If the first time homebuyers credit propped prices by 2.5%, then that's an aggregate increase in residential home valuations of approximately $500B, at a taxpayer cost of less than $20B. Not bad.

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  7. z, and when aggregate valuations drop another trillion dollars, where will that 20 billion have gotten us? That money went to spur speculative and leveraged buying and a shift of future demand to the present. I guess you would believe there's such a thing as a free lunch too.

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  8. Kevin, the credit would have to be made permanent of course, along with the other permanent real estate value pumping tax policies. In any case, the credit has bought a year's relief from falling values, maybe another year and with any luck inflation will kick in and prevent further nominal value drops.

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  9. How quickly everyone forgets just how close we were to the financial collapse of the US economy. Too many of this blog's audience believes that their ability to buy a cheap house (or even reasonably priced one equal to its true value) is in the best interests of the country at this particular moment. NEWSFLASH...It's not! (yet)

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  10. Of course cheap housing is beneficial to the country. We would never have had these problems if it weren't for prices getting out of control high. They need to fall back to earth for our economy to have any chance of surviving. This is delaying the inevitable and is extremely wasteful of tax dollars.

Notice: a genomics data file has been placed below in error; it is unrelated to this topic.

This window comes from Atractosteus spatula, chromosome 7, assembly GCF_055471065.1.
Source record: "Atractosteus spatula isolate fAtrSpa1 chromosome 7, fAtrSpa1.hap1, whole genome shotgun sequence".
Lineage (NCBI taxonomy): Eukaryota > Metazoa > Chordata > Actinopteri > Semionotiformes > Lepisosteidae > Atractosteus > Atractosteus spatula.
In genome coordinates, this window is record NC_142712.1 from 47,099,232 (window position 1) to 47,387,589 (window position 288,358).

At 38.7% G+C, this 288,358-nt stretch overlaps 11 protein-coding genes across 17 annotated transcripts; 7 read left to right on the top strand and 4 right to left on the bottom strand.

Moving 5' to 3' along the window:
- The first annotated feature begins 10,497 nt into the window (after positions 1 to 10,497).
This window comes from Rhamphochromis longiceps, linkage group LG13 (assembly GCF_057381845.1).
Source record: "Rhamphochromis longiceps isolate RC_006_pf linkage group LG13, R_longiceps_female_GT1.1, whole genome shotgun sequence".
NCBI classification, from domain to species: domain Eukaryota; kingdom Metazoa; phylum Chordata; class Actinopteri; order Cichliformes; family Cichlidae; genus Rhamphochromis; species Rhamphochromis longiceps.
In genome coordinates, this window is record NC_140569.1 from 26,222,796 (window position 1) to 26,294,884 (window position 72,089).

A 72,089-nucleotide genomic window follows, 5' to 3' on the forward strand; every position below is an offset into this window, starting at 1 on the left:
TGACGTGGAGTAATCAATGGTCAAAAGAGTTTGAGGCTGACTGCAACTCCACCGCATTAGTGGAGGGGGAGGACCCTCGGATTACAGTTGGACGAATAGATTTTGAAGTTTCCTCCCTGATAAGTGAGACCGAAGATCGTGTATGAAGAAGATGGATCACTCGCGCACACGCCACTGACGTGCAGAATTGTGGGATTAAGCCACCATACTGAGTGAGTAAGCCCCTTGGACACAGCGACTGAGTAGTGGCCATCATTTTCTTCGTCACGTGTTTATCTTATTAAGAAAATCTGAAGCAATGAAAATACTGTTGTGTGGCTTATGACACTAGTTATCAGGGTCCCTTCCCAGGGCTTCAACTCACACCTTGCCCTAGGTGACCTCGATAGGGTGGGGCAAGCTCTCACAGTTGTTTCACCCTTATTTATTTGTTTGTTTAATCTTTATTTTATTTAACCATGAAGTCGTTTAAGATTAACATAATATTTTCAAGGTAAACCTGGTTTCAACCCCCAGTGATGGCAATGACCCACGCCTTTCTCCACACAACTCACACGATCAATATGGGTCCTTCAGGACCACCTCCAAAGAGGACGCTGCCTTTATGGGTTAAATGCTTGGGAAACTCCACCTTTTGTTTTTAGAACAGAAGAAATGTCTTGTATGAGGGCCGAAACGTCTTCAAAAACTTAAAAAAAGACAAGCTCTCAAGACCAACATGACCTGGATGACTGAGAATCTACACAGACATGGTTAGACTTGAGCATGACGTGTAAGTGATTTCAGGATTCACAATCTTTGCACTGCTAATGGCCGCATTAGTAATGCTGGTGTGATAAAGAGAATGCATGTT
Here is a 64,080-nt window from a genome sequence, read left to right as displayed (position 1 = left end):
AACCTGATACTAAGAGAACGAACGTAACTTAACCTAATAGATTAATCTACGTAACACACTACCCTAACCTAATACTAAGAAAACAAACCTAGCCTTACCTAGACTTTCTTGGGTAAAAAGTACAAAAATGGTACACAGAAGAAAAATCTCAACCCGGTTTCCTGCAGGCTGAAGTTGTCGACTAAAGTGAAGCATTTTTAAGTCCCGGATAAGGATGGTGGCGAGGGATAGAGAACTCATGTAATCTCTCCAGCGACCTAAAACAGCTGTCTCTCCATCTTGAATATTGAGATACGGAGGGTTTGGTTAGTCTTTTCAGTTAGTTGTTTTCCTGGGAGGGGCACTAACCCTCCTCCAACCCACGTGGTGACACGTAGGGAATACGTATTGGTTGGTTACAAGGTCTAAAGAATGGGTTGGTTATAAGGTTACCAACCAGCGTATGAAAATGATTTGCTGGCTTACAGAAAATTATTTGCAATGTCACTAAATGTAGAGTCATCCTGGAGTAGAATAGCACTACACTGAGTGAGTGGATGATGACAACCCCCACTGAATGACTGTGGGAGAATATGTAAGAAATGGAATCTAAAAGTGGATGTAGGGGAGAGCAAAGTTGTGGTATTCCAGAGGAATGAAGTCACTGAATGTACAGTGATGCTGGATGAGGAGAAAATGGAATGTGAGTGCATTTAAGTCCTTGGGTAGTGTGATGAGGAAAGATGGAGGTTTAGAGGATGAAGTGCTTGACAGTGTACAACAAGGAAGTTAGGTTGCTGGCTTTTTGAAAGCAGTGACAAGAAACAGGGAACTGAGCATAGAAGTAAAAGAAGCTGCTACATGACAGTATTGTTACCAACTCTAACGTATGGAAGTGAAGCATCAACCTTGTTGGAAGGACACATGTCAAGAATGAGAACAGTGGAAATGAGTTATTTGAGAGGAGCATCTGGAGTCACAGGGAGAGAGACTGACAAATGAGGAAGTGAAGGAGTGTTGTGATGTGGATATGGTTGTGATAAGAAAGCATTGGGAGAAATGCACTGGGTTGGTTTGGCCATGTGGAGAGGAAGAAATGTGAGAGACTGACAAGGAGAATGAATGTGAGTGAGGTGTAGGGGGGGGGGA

z, the credit is terrible. The end result will be more people underwater. You cannot make a sound economic justification for it, you just can't. These RE pumping policies just waste good money chasing bad money and driving short-term speculative markets. The bubble isn't the solution, it's the problem.

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  11. "with any luck inflation will kick in"

    yeah we could only be so lucky to see purchasing power drop. I for one dream of the day that a week of work buys a gallon of milk here in the US.

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  12. "They (home prices) need to fall back to earth for our economy to have any chance of surviving...the credit is terrible. The end result will be more people underwater. You cannot make a sound economic justification for it"

    You do realize you are talking out of both sides of your mouth and from another undisclosed location as well. The justification for policies that aim to stabilize the real estate market is to prevent even greater numbers of home owners finding themselves underwater. Creating a floor to the housing market bust, even if it's artificial delays the inevitable outcome in which home prices are aligned with their real values and this is a good thing for the economy. It is far more healthy for home owners to be able to sell their homes to buyers rather than have them fall into foreclosure. In many markets, selling your home is just not possible. The first-time homebuyer tax credit is the one Republican idea that has proven to have merit in stabilizing the economy.

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  13. Of course that's a very uneven 5%. Probably boosts the lower end alot because that 8k is being used as a downpayment and so gets leveraged. And the boost to the upper end is more moderate since most are not first time home buyers. --Jim A